Tuesday, January 24, 2012

"You May Not Be So Lucky Next Time"

Argle-Bargle. I started this post on 10/04/11, and just got finished editing it. I *hoped* blogger would post it in the (date) order in which it was written, but no such luck! Oh well. It's only fitting that my crazy-mixed-up life is appropriately reflected by a crazy-mixed-up blog! LOL

Yesterday Emeline had an appointment with a geneticist at U of I Hospitals and Clinics. It was our first time meeting this man, but I wasn't too concerned about the appointment. Em's cardiologist had asked me to schedule it this summer; he said it would be helpful, so I did. (Honestly, it wasn't. We already see enough specialists for Em's specific issues; this doctor didn't tell me anything new to watch for that I didn't already know. Or that Emma hasn't already been diagnosed with.)

In the course of the visit, he examined Emma and asked me lots of questions. At one point, he asked if Emma was an only child. I told him yes. He said, "That's probably wise of you." I then told him, "Oh, it's not by choice. We would love to have more children, but sometimes wanting a child isn't enough." His next look was one of pity, and he said, "You may wish for a child that is different than this, that does not have such health concerns..." and I'm pretty sure that at that point, my instantly-red face clued him in that he had just gone TOO far. I interrupted him and said, "*THIS* child is perfect as she is. She is fearfully and wonderfully made, EXACTLY how God intended her to be, and that includes Down Syndrome, Addison's Disease, and every other health challenge she lives with." He said, "You misunderstand me. I only meant that, given your age and your already having one child with Trisomy 21, statistically, your chances are higher of having another one. And who would want to take that chance?" I said, "Well, *I* would, and my husband would, too. I think at that point he maybe was starting to see that this conversation was not going well. He continued, "But you don't understand. Your child is still young. There are many more, much harder things still ahead. And I can already see that although she is progressing well, she will never be independent. She will never live alone." Looking back, I really should have just gotten up and left the appointment then and there. Seriously.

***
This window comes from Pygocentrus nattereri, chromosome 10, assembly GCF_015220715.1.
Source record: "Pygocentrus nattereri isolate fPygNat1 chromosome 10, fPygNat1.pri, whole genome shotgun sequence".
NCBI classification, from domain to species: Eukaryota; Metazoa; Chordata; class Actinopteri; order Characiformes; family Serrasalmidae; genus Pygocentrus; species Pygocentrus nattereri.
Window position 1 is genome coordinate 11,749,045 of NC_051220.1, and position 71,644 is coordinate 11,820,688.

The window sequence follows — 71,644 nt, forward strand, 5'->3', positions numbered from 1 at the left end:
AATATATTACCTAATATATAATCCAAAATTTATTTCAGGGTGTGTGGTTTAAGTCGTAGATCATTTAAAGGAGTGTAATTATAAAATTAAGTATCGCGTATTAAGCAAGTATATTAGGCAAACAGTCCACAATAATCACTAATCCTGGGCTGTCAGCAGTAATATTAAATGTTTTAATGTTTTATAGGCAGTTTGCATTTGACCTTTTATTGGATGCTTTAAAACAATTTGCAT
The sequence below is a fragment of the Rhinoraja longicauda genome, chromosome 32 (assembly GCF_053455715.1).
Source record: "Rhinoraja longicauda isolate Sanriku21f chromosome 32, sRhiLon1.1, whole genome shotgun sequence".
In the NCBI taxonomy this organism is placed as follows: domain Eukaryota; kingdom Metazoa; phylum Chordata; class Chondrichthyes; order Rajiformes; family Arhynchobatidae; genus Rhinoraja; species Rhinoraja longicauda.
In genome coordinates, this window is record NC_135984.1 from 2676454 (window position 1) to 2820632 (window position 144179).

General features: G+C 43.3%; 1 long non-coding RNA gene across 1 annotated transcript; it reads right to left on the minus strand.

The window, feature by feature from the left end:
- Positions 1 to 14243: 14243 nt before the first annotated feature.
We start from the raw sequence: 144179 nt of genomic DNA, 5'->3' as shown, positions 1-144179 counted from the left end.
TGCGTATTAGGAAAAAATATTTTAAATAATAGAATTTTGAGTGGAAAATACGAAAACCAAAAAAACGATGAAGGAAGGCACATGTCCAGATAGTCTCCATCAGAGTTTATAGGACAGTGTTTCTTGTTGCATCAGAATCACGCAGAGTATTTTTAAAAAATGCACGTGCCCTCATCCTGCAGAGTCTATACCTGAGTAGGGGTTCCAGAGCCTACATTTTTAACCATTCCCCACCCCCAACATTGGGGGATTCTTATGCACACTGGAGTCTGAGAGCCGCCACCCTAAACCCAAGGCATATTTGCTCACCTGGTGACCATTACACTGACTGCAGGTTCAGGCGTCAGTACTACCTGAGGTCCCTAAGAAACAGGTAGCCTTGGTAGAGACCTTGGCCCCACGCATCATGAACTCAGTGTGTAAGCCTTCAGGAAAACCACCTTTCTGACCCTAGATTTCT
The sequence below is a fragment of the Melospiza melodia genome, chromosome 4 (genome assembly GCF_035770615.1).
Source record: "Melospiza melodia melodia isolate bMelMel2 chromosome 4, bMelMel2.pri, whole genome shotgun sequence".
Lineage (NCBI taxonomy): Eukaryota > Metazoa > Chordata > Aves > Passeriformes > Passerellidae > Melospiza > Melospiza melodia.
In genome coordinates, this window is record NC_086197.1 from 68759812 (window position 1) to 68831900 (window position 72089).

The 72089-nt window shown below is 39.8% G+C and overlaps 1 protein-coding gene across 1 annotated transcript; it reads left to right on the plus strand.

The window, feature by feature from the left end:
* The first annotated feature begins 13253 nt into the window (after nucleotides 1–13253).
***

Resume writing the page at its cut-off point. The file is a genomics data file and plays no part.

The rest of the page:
When a doctor thinks he can know the future of a 5 year old, he is too far gone, as far as I'm concerned. Talk about having a God-complex!

At that point, I interjected, "You know, clearly we don't see eye-to-eye on this, so maybe we should just get back to discussing Emeline." He said, "That's fine, but I just want to be very sure you understand that the reality is, you may not be so lucky next time. While she has some challenges, another child with Down Syndrome may be much worse." Wow. Thanks, doc. (Nope, that title doesn't even deserve the capital D this time, as far as I'm concerned.)

I just looked at Emma, playing on the hospital table with the Polly Pockets the Child Life Specialist had brought in for her. She had surprised me when she said, as soon as we walked into the examining room, "I want Pockets." I was confused for a minute, and then remembered that when we were there for another appointment last month, that's what she had played with. One encounter, but she remembered what they were called, and wanted to play with them again. And figured, "Hey, if I ask, they might let me have them again."

This child, who has not always been the fastest to progress, even amoung her peers with Down Syndrome, has come so far. Yes, she may not have crawled until she was 18 months, or walked until she was 3 and a half. Yes, she still may not speak very clearly, but the effort is there. And the desire is there. And, given time, it will come, just as the crawling and walking did. A little slower, but you know, nobody cares anymore that she wasn't crawling at 1 or walking at 3. She's walking now. And some day she will have so much to tell these doctors who look at her and see nothing but Down Syndrome.

If only their "education" didn't get in the way of seeing what's REALLY there. A child who loves without holding back, who senses in an uncanny way when someone near her is hurting or sad, who laughs and smiles and giggles with such joy that anyone near her can't help but do the same. If only they saw HER, and not Down Syndrome.

ETA: Coming back to edit...I absolutely do not want to paint all doctors with the same broad brush stroke, and I fear this entry may have sounded that way. *THIS* particular doctor we saw that day was so condescending, so pity-full, so arrogant in the way he spoke with me; clearly, I was very upset. But I must say that we are blessed to have SO many other wonderful doctors that work with Emeline, who are positive, encouraging, understanding, and hope-full. I do not have the words to adequately say how thankful we are, and appreciative, of the excellent care they have always provided, frequently going "above and beyond" to insure that our girl is given every chance to enjoy life in spite of her health challenges. We are nothing but BLESSED.


  1. Wow. What a not nice man. I cannot fathom how he can be in the specialty that he is and make remarks like that. It really makes me sad for him that he cannot seem to see what a joy Em is. Personally, even long distance, you and Em have made a wonderful impact on my life and the life of my children.

  2. One would like to think that the reason for such insensitivity is that a person is not familiar with individuals with disabilities or their families, but this man's entire day, all day, every day, involves working with these families. How, then, can you explain it? I'm sorry to hear about this.